“Violence is an infectious disease,” says Gary Slutkin of Chicago, a former epidemiologist for the World Health Organization, says U.S. News & World Report. In Chicago, he says, 20 to 30 percent of children have witnessed a shooting. Public-health officials and doctors at big-city hospitals have long seen violence as a health issue; besides the lives lost and the legacy of anguish and fear, medical costs average $39,000 per shooting, Slutkin estimates. In 1995, he joined the faculty at the University of Illinois-Chicago and founded the Chicago Center for Violence Prevention. Its CeaseFire antiviolence campaign is designed–like the fight against AIDS in Africa–to interrupt harmful behavior and change social norms.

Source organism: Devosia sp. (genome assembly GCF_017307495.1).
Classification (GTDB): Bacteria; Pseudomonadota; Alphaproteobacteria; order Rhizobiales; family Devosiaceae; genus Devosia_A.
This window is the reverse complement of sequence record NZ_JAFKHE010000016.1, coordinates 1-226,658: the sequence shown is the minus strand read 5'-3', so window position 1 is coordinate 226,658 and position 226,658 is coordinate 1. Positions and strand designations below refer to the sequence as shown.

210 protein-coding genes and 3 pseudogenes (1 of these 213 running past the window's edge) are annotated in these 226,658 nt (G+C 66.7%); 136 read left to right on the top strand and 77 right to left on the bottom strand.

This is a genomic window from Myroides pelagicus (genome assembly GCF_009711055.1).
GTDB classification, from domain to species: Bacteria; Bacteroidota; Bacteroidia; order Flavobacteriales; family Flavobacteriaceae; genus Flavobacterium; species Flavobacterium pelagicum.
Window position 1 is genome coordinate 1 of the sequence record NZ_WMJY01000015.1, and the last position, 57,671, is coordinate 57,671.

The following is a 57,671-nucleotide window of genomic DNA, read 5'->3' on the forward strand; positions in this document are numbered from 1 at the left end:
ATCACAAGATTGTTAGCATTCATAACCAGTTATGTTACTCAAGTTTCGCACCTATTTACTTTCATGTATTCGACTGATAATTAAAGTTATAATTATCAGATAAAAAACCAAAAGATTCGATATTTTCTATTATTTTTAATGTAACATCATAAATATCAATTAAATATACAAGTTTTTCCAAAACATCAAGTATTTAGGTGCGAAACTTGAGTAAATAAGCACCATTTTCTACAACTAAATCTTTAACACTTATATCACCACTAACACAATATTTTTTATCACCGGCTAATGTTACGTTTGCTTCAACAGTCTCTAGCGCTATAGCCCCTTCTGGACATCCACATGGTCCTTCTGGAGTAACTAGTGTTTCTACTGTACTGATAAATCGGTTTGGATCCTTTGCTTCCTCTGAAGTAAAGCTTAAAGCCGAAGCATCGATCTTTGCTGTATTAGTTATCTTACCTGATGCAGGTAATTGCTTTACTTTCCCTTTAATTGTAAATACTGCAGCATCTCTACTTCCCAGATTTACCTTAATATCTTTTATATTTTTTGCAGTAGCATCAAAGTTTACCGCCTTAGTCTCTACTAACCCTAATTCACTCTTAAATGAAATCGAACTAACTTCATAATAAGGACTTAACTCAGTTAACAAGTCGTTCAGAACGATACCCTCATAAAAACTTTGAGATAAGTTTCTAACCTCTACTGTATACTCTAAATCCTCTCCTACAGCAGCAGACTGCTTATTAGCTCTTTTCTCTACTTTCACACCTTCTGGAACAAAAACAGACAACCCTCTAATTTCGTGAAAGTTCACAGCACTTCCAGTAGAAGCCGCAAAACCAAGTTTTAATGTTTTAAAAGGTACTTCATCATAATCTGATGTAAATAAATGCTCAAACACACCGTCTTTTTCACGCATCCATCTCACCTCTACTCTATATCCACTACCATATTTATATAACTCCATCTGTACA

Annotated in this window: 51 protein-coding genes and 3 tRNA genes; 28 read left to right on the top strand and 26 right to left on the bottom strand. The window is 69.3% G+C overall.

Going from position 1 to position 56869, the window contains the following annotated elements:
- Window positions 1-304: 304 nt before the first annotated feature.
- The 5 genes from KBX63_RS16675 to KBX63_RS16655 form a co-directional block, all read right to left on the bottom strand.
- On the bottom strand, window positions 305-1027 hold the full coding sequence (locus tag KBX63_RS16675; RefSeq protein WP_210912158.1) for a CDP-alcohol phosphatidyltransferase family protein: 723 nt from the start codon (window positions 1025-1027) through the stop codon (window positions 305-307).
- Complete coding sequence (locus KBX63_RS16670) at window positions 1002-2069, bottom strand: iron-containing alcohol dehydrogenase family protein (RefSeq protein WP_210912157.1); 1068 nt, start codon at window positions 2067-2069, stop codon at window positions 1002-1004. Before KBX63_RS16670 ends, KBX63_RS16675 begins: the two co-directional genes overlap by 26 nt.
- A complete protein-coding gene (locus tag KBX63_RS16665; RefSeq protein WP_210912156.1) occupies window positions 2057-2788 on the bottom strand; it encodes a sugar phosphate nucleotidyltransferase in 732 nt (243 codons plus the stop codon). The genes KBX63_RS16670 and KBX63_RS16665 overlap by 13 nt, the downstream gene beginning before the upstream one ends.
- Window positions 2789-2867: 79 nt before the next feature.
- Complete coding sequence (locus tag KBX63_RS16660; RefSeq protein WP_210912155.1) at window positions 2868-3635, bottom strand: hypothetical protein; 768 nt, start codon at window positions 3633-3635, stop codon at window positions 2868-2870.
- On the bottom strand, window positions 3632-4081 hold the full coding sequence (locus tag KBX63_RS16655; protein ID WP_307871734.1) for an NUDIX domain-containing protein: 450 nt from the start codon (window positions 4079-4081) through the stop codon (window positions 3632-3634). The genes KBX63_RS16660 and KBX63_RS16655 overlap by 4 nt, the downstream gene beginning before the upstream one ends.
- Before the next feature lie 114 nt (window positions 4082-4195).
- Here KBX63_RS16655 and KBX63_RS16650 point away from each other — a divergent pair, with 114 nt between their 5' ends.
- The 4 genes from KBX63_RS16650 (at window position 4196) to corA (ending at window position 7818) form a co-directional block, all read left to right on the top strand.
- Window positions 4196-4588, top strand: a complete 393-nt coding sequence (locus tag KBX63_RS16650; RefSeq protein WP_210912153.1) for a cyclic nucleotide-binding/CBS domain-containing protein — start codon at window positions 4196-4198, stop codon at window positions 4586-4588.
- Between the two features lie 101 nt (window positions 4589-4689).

“They’re taking on a tough target,” says criminologist Wesley Skogan of Northwestern University’s Institute for Policy Research, who studies violence in Chicago. Just 5 percent of offenders commit 40 percent of crimes, Skogan says. He has started a two-year study, funded by the National Institute of Justice, to determine how much of the recent decline in violence in Chicago can be attributed to CeaseFire and how much to other programs like the federal Project Safe Neighborhoods and Chicago Police Department efforts.